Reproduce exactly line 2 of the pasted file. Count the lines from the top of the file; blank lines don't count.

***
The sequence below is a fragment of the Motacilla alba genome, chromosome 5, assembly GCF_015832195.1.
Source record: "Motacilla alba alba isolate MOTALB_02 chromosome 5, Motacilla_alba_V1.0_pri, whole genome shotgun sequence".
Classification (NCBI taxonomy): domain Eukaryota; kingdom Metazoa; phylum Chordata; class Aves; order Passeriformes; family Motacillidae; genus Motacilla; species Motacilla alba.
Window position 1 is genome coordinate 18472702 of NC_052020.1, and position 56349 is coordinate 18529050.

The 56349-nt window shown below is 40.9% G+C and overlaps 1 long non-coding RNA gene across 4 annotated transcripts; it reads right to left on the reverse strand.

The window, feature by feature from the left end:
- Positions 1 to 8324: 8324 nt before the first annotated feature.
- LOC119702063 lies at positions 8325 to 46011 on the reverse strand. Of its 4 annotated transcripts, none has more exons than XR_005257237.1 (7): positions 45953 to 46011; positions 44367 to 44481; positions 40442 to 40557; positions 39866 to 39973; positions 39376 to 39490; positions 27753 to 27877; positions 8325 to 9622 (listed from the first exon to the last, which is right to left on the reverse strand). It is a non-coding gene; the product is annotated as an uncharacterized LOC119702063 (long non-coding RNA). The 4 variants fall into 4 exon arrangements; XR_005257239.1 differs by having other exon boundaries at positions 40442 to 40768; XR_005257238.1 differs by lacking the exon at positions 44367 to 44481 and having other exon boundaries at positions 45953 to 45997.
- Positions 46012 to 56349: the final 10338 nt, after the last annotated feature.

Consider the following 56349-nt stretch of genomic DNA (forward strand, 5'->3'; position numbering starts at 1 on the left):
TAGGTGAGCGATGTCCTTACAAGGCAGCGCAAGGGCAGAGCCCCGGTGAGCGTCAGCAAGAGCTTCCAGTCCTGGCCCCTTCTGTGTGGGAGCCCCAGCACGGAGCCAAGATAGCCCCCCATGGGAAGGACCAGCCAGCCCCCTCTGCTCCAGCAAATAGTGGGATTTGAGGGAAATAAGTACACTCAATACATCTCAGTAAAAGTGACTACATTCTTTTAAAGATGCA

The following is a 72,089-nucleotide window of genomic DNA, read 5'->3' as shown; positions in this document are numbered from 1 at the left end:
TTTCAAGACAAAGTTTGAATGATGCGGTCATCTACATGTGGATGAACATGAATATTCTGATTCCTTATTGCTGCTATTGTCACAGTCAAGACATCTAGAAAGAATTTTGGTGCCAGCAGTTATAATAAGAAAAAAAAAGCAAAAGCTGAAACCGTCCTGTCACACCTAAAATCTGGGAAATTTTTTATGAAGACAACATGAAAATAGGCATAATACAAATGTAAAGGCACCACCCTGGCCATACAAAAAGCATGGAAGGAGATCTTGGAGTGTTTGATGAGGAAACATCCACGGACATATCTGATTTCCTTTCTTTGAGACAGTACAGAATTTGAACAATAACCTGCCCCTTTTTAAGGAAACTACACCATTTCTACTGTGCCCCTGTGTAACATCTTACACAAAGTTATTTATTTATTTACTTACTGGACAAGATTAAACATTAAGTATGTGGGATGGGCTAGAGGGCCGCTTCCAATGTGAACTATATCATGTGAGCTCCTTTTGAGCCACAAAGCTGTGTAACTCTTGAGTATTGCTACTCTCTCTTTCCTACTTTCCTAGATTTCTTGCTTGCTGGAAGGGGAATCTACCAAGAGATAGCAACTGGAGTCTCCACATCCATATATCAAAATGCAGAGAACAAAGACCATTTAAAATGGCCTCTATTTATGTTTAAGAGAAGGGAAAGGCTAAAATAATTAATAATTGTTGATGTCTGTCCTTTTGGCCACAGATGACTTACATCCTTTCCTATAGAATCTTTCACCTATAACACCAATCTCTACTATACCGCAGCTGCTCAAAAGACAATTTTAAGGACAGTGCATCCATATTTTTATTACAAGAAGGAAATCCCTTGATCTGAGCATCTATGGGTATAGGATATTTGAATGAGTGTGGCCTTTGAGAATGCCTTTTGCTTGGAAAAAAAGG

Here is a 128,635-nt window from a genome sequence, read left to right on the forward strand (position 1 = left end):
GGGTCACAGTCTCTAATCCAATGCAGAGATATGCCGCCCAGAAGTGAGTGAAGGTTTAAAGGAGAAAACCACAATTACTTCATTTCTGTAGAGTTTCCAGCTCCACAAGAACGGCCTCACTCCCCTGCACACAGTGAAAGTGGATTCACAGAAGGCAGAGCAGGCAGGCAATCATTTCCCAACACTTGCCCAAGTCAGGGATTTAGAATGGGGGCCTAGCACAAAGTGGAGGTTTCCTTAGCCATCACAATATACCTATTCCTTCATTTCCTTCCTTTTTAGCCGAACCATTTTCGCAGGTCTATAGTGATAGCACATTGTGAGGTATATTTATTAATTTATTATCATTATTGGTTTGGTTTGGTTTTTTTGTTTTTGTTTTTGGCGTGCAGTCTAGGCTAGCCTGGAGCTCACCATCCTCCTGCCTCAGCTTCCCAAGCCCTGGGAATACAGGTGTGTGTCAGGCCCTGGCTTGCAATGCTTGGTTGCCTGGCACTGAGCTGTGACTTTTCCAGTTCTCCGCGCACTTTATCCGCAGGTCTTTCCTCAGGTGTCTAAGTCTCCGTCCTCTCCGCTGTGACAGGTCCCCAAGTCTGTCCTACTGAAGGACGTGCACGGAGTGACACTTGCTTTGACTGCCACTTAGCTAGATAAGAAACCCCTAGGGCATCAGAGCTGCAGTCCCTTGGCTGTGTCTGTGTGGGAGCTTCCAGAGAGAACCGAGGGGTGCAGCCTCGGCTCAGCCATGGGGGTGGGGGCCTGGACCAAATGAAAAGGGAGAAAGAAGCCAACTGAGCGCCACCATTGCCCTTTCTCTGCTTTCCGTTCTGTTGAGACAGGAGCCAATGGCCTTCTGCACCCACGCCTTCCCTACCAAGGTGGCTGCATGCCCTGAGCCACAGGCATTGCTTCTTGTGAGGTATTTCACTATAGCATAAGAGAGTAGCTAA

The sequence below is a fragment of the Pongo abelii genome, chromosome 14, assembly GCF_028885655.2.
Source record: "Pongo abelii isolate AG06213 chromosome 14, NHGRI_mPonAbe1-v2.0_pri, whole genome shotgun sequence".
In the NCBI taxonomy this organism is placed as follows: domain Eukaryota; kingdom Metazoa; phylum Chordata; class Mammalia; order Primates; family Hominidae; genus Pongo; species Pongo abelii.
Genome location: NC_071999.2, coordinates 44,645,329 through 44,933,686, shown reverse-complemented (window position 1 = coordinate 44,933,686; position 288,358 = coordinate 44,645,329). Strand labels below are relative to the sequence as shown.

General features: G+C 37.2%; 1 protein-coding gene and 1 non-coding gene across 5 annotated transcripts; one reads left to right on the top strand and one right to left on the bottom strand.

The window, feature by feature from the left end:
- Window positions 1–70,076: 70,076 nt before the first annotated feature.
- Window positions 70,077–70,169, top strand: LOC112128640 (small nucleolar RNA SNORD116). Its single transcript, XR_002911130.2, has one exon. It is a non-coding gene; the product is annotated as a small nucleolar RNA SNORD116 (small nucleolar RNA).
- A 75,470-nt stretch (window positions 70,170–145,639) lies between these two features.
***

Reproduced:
Source record: "Motacilla alba alba isolate MOTALB_02 chromosome 5, Motacilla_alba_V1.0_pri, whole genome shotgun sequence".